Thursday, November 10, 2016
The novel follows Hwa, who lives on rigs (of some sort--truthfully the setting itself was confusing for me) now owned by the Lynch corporation. She's a body guard for the legalized and unionized prostitutes who work there. When Lynch officially moves in, she's hired as bodyguard/trainer for Lynch's son and heir, Joel. But then many of her old prostitute friends are dying, and someone's after Joel, and also she's feeling all squishy for Daniel, her boss at Lynch.
As may already be apparent, somehow the novel never came together for me. First, there's Hwa herself, who had too many past traumas for any of them to feel real. She has a large (port-wine-type?) stain over her body, and thus is "ugly" in a society where most people are medically augmented. Her mother, a famous singer/prostitute, hates her and didn't want to have her. Her idolized older brother died in a rig accident several years back. Oh, and she also has a weird seizure disorder! But all of these traumas weave in and out without a clear trajectory or purpose, and I couldn't even really see what her mother, brother, and seizures had to do with the book.
Then there's the love interest, Daniel, whom I was supposed to swoon for but instead hated on the spot. Because he is: the most perfect man alive. The most caring, most thoughtful, most in-tune, most whatever idealized romantic figure you can imagine. Never angry, mean, or selfish. Totally in love with Hwa. But why? I couldn't understand how their relationship developed--he was just suddenly completely committed. Also, he has some weird backstory--he only has 10 years of memory because Lynch sort of "recreated" him after some accident (?). But apparently that doesn't really matter because we never learn about his past.
And let's not forget the serial murders of Hwa's prostitute friends, described in graphic, grisly detail. Apparently they couldn't just be killed--they had to be butchered in Saw 16 fashion. For no reason! I mean, at the end we're given a reason why they were killed, but no reason why it needed to be so grotesque.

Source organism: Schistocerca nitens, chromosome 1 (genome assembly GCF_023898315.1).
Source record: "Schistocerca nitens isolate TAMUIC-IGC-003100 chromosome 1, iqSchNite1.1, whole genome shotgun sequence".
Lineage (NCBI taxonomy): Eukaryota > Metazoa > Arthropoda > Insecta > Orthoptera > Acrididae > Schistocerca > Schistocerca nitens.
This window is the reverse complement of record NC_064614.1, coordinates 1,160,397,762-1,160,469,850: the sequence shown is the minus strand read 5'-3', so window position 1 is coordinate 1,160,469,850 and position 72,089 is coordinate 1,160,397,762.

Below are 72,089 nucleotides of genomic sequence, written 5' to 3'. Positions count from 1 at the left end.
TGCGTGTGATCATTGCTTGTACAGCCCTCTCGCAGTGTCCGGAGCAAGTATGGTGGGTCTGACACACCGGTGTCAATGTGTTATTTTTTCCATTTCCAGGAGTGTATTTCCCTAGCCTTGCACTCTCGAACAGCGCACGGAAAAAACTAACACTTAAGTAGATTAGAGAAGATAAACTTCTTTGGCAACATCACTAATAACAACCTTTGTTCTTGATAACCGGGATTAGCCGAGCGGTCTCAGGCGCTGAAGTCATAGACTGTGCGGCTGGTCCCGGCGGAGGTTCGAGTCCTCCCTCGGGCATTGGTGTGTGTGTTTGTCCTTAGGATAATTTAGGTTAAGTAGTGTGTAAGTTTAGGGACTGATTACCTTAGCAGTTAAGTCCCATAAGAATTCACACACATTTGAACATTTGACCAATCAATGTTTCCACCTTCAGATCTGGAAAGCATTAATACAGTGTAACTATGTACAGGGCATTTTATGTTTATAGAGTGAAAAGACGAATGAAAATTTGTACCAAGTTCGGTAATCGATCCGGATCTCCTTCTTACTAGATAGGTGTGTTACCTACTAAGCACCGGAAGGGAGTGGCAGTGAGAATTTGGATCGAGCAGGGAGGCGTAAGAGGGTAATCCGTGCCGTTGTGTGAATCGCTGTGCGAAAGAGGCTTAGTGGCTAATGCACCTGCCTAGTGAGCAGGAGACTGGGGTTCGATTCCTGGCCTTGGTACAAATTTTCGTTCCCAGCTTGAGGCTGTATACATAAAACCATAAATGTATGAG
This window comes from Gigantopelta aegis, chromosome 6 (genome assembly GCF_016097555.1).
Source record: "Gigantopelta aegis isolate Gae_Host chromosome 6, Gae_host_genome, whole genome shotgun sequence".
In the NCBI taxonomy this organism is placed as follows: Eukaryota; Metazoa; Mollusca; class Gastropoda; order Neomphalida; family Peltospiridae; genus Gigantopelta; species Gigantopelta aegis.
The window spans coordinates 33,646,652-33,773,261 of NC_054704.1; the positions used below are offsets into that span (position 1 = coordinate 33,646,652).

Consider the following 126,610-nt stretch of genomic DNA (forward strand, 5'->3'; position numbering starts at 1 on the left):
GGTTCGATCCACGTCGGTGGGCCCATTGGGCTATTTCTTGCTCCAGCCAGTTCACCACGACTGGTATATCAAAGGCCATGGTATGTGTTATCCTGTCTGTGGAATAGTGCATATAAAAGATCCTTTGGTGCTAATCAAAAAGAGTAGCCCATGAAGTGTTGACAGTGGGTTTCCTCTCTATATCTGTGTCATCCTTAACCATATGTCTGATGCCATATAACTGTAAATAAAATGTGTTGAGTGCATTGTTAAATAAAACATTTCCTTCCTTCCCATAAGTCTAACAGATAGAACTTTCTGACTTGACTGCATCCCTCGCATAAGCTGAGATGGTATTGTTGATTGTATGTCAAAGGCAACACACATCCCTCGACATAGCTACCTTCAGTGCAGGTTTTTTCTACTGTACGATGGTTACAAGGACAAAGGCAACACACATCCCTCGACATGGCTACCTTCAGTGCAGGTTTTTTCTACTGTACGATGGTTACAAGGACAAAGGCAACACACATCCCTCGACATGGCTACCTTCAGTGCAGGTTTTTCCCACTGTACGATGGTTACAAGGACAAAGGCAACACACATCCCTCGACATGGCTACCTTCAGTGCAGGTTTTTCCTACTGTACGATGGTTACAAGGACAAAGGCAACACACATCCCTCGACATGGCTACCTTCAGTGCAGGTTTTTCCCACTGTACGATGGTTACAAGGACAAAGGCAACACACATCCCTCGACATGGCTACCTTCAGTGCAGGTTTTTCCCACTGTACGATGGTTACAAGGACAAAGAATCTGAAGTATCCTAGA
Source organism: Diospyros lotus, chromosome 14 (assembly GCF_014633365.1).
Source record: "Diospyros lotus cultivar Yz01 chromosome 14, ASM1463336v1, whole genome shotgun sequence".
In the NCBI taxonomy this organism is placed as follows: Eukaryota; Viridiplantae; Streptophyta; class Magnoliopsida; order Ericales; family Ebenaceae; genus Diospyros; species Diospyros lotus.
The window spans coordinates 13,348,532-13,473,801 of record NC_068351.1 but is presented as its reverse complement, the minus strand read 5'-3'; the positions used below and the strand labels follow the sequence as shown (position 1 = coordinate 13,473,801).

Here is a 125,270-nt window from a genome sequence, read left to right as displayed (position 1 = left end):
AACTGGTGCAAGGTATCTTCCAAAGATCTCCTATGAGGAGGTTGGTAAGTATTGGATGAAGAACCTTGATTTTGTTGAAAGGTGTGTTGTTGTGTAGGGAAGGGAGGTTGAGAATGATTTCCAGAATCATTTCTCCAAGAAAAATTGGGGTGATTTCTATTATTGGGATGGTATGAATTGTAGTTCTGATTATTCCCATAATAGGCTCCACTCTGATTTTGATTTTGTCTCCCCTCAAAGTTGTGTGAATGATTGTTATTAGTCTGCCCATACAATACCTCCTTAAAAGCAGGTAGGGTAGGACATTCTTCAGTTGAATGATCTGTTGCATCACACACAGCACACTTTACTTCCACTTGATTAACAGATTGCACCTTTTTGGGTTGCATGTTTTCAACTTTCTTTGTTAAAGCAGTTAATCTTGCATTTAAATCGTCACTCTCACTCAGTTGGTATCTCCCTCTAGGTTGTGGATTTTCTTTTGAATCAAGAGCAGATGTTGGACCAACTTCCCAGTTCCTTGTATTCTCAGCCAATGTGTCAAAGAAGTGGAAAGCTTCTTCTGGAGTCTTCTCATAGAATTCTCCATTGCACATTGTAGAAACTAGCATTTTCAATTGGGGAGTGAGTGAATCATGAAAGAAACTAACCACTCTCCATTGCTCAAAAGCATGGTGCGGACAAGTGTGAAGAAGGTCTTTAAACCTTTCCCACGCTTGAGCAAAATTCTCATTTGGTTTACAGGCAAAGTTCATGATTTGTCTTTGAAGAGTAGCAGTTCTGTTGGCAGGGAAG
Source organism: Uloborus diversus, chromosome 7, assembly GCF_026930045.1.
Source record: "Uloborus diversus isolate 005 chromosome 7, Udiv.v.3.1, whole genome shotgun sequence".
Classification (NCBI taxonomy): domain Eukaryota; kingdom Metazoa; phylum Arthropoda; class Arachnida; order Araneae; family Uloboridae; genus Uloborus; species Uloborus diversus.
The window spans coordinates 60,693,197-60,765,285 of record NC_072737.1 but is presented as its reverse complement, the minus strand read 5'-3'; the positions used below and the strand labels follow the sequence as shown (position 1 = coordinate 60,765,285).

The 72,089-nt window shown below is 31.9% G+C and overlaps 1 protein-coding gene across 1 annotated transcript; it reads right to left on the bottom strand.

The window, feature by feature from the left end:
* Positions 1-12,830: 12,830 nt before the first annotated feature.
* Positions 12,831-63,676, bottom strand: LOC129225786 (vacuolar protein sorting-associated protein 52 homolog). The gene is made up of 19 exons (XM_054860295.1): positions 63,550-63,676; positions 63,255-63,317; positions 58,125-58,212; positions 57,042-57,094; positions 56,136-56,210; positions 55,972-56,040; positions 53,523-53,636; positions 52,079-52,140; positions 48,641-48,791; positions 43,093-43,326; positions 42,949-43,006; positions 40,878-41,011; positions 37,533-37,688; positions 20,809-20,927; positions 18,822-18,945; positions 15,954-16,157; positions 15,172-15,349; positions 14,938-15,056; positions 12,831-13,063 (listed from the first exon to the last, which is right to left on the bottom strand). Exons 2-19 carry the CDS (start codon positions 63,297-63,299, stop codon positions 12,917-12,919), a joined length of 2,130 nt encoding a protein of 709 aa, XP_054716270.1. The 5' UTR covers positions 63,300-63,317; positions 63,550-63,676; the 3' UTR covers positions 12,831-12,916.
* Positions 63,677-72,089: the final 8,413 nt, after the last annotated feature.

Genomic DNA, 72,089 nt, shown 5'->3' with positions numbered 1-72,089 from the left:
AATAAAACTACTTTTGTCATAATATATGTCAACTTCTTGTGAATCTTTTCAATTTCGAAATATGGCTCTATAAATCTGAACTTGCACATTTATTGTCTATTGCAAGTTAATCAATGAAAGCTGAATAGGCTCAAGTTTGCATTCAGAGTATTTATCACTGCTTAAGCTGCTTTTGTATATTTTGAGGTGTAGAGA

Truthfully, I felt like I was in a fog most of the novel, always feeling like I was missing some key point/characterization. But even once everything was "revealed" in the end, and I had no further plot-comprehension questions, I still felt lost.
In the end, it's probably the characterization that most did Company Town in for me. An over-loaded hodgepodge protagonist and Ken-doll love interest just aren't my thing.
Wednesday, November 2, 2016
So, I finished The Sellout, but I'm truthfully still unsure what to say about it. It's clearly a biting commentary on race in modern America, and I get that, but while reading I constantly felt like I wasn't getting the novel itself. I felt perhaps like my students do when we read Huck Finn: I know there's satire there, but it's too over my head to talk about it.
And that realization makes me wonder how insulated I am from racial politics in America. I read and listen to the news, and I consider myself a generally thoughtful liberal educator, but am I only giving serious racial issues lip service?
Regardless, I'll cover what I did get. The key point is that the narrator, Bonbon, seeks to address racial issues in his town of Dickens by re-instituting discriminatory practices: segregating public busing and schooling, even taking on a slave (albeit an unwanted volunteer slave). As a result, his black community of Dickens actually improves.
Here's what I got from it: racism and discriminatory practices still exist today, but they're much less blatant than they were in the past. After all, we're no longer legally barring African American children from attending all-white schools or shouting racial epithets in the street. Because we've abolished much of the most overt racism, there's often a sense that we've "solved" racism--that it's no longer an issue. But it's still present and harmful. What Bonbon's action do, then, is make overt what's become covert, and it's that bringing out to the surface that allows change to happen.
In skimming over some of the Amazon reviews, I noticed that many compare Beatty's structure to a stand-up comedian's routine, and thinking about the novel like that, rather than a traditional literary narrative, probably would help a reader enjoy it more. The opening section, in which Bonbon philosophizes as he waits for his case to be heard before the Supreme Court, can be draining on readers expecting plot and characters.
Ultimately, I'm not left with a good verdict about The Sellout. I think it's a book best enjoyed in small chunks followed by discussion, rather than an "absorb yourself in a read" kind of way. I missed too much, though ultimately I blame myself rather than Beatty.